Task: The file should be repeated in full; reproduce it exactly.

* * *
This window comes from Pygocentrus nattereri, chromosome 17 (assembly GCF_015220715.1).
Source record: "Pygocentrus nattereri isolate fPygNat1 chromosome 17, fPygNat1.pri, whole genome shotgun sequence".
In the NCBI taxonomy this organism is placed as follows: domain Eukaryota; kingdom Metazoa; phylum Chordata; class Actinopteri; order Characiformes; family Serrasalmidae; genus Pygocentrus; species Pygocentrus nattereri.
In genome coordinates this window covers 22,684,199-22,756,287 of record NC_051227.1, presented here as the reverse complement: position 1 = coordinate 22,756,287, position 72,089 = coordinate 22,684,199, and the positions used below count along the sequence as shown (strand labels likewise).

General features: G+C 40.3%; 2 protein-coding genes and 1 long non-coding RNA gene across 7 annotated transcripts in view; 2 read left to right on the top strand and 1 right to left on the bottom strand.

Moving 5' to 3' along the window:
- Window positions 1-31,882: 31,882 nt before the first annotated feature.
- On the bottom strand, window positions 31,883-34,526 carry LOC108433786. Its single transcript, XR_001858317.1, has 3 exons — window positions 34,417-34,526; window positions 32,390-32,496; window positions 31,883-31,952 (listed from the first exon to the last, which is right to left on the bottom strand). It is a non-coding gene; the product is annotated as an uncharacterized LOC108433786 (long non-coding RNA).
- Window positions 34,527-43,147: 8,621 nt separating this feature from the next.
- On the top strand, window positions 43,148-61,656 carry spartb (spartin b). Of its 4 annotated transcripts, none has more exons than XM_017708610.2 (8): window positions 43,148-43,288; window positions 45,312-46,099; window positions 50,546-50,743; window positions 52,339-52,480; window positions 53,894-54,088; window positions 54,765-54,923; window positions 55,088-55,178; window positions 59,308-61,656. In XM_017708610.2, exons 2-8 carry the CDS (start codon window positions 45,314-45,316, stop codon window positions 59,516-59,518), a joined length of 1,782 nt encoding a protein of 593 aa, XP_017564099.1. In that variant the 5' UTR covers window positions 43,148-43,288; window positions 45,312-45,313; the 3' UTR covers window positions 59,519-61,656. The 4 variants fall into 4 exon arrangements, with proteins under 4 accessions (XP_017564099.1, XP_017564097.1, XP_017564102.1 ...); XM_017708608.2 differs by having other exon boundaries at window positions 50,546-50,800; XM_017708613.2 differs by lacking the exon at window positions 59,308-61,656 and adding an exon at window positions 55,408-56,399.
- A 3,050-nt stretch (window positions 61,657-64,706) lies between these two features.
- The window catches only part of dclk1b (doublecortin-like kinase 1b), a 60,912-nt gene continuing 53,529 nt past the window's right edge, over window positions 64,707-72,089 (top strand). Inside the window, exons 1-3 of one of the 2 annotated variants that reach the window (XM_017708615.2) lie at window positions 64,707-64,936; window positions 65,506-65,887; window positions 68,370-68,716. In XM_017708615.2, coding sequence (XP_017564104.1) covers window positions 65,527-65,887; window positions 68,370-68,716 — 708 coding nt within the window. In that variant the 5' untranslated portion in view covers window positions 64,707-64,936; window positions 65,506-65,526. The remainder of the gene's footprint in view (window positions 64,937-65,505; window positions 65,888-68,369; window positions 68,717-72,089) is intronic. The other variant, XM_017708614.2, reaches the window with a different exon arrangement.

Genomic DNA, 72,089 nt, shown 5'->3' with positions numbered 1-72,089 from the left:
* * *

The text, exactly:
This window comes from Pygocentrus nattereri, chromosome 17 (assembly GCF_015220715.1).
Source record: "Pygocentrus nattereri isolate fPygNat1 chromosome 17, fPygNat1.pri, whole genome shotgun sequence".
In the NCBI taxonomy this organism is placed as follows: domain Eukaryota; kingdom Metazoa; phylum Chordata; class Actinopteri; order Characiformes; family Serrasalmidae; genus Pygocentrus; species Pygocentrus nattereri.
In genome coordinates this window covers 22,684,199-22,756,287 of record NC_051227.1, presented here as the reverse complement: position 1 = coordinate 22,756,287, position 72,089 = coordinate 22,684,199, and the positions used below count along the sequence as shown (strand labels likewise).

General features: G+C 40.3%; 2 protein-coding genes and 1 long non-coding RNA gene across 7 annotated transcripts in view; 2 read left to right on the top strand and 1 right to left on the bottom strand.

Moving 5' to 3' along the window:
- Window positions 1-31,882: 31,882 nt before the first annotated feature.
- On the bottom strand, window positions 31,883-34,526 carry LOC108433786. Its single transcript, XR_001858317.1, has 3 exons — window positions 34,417-34,526; window positions 32,390-32,496; window positions 31,883-31,952 (listed from the first exon to the last, which is right to left on the bottom strand). It is a non-coding gene; the product is annotated as an uncharacterized LOC108433786 (long non-coding RNA).
- Window positions 34,527-43,147: 8,621 nt separating this feature from the next.
- On the top strand, window positions 43,148-61,656 carry spartb (spartin b). Of its 4 annotated transcripts, none has more exons than XM_017708610.2 (8): window positions 43,148-43,288; window positions 45,312-46,099; window positions 50,546-50,743; window positions 52,339-52,480; window positions 53,894-54,088; window positions 54,765-54,923; window positions 55,088-55,178; window positions 59,308-61,656. In XM_017708610.2, exons 2-8 carry the CDS (start codon window positions 45,314-45,316, stop codon window positions 59,516-59,518), a joined length of 1,782 nt encoding a protein of 593 aa, XP_017564099.1. In that variant the 5' UTR covers window positions 43,148-43,288; window positions 45,312-45,313; the 3' UTR covers window positions 59,519-61,656. The 4 variants fall into 4 exon arrangements, with proteins under 4 accessions (XP_017564099.1, XP_017564097.1, XP_017564102.1 ...); XM_017708608.2 differs by having other exon boundaries at window positions 50,546-50,800; XM_017708613.2 differs by lacking the exon at window positions 59,308-61,656 and adding an exon at window positions 55,408-56,399.
- A 3,050-nt stretch (window positions 61,657-64,706) lies between these two features.
- The window catches only part of dclk1b (doublecortin-like kinase 1b), a 60,912-nt gene continuing 53,529 nt past the window's right edge, over window positions 64,707-72,089 (top strand). Inside the window, exons 1-3 of one of the 2 annotated variants that reach the window (XM_017708615.2) lie at window positions 64,707-64,936; window positions 65,506-65,887; window positions 68,370-68,716. In XM_017708615.2, coding sequence (XP_017564104.1) covers window positions 65,527-65,887; window positions 68,370-68,716 — 708 coding nt within the window. In that variant the 5' untranslated portion in view covers window positions 64,707-64,936; window positions 65,506-65,526. The remainder of the gene's footprint in view (window positions 64,937-65,505; window positions 65,888-68,369; window positions 68,717-72,089) is intronic. The other variant, XM_017708614.2, reaches the window with a different exon arrangement.

Genomic DNA, 72,089 nt, shown 5'->3' with positions numbered 1-72,089 from the left: